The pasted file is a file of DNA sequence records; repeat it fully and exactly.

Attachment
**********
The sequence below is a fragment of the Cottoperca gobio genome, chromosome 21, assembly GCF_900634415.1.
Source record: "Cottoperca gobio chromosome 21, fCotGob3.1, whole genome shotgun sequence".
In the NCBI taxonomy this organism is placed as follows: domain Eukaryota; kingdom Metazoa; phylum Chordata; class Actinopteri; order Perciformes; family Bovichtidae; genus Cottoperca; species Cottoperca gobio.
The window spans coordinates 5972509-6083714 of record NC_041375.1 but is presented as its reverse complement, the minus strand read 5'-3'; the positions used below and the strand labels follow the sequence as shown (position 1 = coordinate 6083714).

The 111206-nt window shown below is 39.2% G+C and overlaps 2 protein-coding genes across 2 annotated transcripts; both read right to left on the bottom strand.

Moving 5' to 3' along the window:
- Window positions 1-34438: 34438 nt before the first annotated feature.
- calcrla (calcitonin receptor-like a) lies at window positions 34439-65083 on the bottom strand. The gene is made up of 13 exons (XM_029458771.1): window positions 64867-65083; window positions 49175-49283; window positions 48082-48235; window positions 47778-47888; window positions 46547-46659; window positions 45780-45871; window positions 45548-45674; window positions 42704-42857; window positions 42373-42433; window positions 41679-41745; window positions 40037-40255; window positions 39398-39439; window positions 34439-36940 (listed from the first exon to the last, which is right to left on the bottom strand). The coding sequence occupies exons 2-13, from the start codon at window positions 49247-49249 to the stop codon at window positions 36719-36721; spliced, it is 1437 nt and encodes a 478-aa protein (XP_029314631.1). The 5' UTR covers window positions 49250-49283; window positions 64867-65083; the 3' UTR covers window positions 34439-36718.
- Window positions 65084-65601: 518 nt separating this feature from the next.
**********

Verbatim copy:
The sequence below is a fragment of the Cottoperca gobio genome, chromosome 21, assembly GCF_900634415.1.
Source record: "Cottoperca gobio chromosome 21, fCotGob3.1, whole genome shotgun sequence".
In the NCBI taxonomy this organism is placed as follows: domain Eukaryota; kingdom Metazoa; phylum Chordata; class Actinopteri; order Perciformes; family Bovichtidae; genus Cottoperca; species Cottoperca gobio.
The window spans coordinates 5972509-6083714 of record NC_041375.1 but is presented as its reverse complement, the minus strand read 5'-3'; the positions used below and the strand labels follow the sequence as shown (position 1 = coordinate 6083714).

The 111206-nt window shown below is 39.2% G+C and overlaps 2 protein-coding genes across 2 annotated transcripts; both read right to left on the bottom strand.

Moving 5' to 3' along the window:
- Window positions 1-34438: 34438 nt before the first annotated feature.
- calcrla (calcitonin receptor-like a) lies at window positions 34439-65083 on the bottom strand. The gene is made up of 13 exons (XM_029458771.1): window positions 64867-65083; window positions 49175-49283; window positions 48082-48235; window positions 47778-47888; window positions 46547-46659; window positions 45780-45871; window positions 45548-45674; window positions 42704-42857; window positions 42373-42433; window positions 41679-41745; window positions 40037-40255; window positions 39398-39439; window positions 34439-36940 (listed from the first exon to the last, which is right to left on the bottom strand). The coding sequence occupies exons 2-13, from the start codon at window positions 49247-49249 to the stop codon at window positions 36719-36721; spliced, it is 1437 nt and encodes a 478-aa protein (XP_029314631.1). The 5' UTR covers window positions 49250-49283; window positions 64867-65083; the 3' UTR covers window positions 34439-36718.
- Window positions 65084-65601: 518 nt separating this feature from the next.